Can we place sugar in a larger context inside our current woes? Based not just on Taubes’ book, but on further reasoning as well, I think we can. Sugar turns out to be the perfect addictive substance for a feedback loop into our current Authoritarian malaise. Sugar and insulin resistance create the metabolic conditions for low energy and depression. The decline in health is slow, so effects on the actors only culminate in old age, after effective work life is complete. Unlike other addictive substances, like heroin, that incapacitate individuals almost immediately, sugar takes decades. And its constant ingestion then makes the individual dependent on a host of other industries in order for sustained survival. Not the least of which is Big Pharma, who makes the drugs to counter the bad effects, and Big Agriculture, that makes the high fructose corn syrup, and sucrose in the first place.
Conclusions emerge from his basic work. If sugar is the cause of the diabetes/obesity epidemic, its effects are striking earlier and earlier in our young people. Type II diabetes used to be unheard of in our young people. Now it is rising across the globe at epidemic rates. If sugar causes brain inflammation and incumbent depression, it’s no surprise to me that in large populations, we see an escalation of such tragedies as school shootings, which then reinforce trauma mentality and emergence of Survival v-Meme thinking. T, in turn, increases Authoritarianism and destroys empathy and its development in our young people’s schools. And then that same Authoritarianism creates a lack of desire for understanding causal thinking, or even promotes divergent and unsupported perspectives. Which THEN become refocused on such things as environmental toxins, which may have effects, but are far less supported or plausible than the 150 lbs./year of sugar we eat. Sugar turns out not just corrosive to our health. When we live in denial of its impact, it becomes far more corrosive to our sense of truth.
As wild as it may seem, if there’s one place in the Principle of Reinforcement — that individuals create thought patterns in societies, that then in turn create thought patterns in individuals — that might suggest a profound intervention in our political woes, it is in our diet. And while diet is indeed complex, and sugar is not the only element that needs fixing (a return to saturated fats is also mandatory,), eliminating sugar is a great place to start.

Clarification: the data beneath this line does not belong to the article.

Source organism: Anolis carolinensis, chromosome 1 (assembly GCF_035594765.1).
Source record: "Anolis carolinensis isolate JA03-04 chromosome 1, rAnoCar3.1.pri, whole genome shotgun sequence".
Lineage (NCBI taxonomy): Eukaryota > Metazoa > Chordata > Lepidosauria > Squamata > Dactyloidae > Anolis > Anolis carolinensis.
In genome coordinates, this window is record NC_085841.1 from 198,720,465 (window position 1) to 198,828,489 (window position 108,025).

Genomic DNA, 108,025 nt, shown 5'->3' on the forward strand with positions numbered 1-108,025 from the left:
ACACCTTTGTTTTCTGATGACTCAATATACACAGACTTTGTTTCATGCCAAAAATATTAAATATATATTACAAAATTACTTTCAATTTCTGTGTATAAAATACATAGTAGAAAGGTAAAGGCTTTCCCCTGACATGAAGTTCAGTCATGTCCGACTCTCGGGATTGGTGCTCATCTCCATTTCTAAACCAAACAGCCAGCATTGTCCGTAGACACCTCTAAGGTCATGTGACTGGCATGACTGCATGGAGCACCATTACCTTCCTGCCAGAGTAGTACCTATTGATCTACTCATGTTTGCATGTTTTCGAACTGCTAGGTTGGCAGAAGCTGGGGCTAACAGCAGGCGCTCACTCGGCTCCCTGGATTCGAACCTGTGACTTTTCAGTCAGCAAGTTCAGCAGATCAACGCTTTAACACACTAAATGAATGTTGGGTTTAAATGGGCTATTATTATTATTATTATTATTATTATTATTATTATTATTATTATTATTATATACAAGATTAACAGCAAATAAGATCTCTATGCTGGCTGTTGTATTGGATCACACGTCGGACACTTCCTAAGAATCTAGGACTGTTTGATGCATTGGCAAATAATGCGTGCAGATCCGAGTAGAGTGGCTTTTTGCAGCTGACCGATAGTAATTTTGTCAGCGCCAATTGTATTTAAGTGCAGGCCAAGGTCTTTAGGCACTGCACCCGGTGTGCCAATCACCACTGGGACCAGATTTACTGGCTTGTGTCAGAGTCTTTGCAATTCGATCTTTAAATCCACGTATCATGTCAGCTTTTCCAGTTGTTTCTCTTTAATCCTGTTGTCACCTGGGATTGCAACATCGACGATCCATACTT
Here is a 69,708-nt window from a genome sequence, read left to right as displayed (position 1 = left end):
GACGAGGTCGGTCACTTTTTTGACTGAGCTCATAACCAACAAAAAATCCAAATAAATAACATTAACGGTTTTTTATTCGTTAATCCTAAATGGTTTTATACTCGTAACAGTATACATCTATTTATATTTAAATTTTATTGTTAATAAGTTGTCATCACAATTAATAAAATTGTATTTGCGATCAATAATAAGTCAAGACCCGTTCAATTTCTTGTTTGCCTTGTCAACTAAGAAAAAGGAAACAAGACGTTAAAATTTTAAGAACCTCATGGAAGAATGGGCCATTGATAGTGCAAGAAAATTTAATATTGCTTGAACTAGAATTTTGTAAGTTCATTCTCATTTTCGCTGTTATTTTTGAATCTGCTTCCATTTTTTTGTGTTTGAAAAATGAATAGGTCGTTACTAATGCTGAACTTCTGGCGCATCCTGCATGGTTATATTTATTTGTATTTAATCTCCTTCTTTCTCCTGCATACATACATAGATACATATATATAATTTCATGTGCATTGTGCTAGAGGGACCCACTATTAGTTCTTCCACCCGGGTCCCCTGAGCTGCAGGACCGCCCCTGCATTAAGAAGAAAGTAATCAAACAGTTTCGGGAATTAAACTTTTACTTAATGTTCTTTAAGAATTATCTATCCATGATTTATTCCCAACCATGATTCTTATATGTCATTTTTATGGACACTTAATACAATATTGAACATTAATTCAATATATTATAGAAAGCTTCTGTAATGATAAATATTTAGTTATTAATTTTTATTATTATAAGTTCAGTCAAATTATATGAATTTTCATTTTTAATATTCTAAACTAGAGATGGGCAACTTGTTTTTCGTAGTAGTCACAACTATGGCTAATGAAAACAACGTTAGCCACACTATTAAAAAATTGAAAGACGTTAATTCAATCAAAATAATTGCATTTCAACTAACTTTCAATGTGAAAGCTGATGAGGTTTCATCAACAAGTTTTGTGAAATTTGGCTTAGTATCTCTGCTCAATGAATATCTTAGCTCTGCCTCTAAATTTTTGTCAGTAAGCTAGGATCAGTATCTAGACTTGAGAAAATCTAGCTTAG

There’s more stuff to unpack here that I’ve been thinking about. Here are a few, peripherally related thoughts to work on connections yourself: Insulin itself is a fascinating core control chemical in the body, and its ability to separate core energy systems in the body, from external drivers in the environment is likely the reason we evolved dependence on insulin in the first place, since we use sugar for our primary energy cycle, but can’t find it very often existing in nature. The fact that wheat and Authoritarian hierarchies to grow it co-evolved, and led to conflicts with hunter-gatherer cultures were likely no surprise. You needed the suppression of independent expression, if not agency, to get everyone to go to war in some orderly fashion — another great expression of the Principle of Reinforcement. Understanding caste cultures built on vegetarianism, such as India, is an area rich for understanding control of large populations through food. Advocacy against sugar as a daily ingested substance, at this point in time, will likely net you the same looks that anti-tobacco advocates sixty years ago. As Dr. Robert Lustig noted in his most recent book, The Hacking of the American Mind, sugar as a dopamine-producing agent, fuels addiction and pleasure seeking, and thus reinforces the Authoritarian social structure, whereas animal fats promote serotonin production, and very likely promote empathetic development. The implications in shifting population densities and social structures are staggering — humans come together over eating animals, but as we shifted up into Authoritarian and Legalistic hierarchies, we evolved a food source that made us passive and self-reinforcing for the new population-dense social structure. Wow. Alcohol is on average is pro-empathetic, sugar anti-empathetic. These are just a few things shooting through my head as I’ve, uh, digested all this material.
Our brains are so dependent on the food we ingest. I’m looking forward to spring and all the bike rides I’ll have to muse on this.
But when it comes to sugar, for my mind, there isn’t that much complexity. As I’ve been telling my friends lately — just cut that stuff out.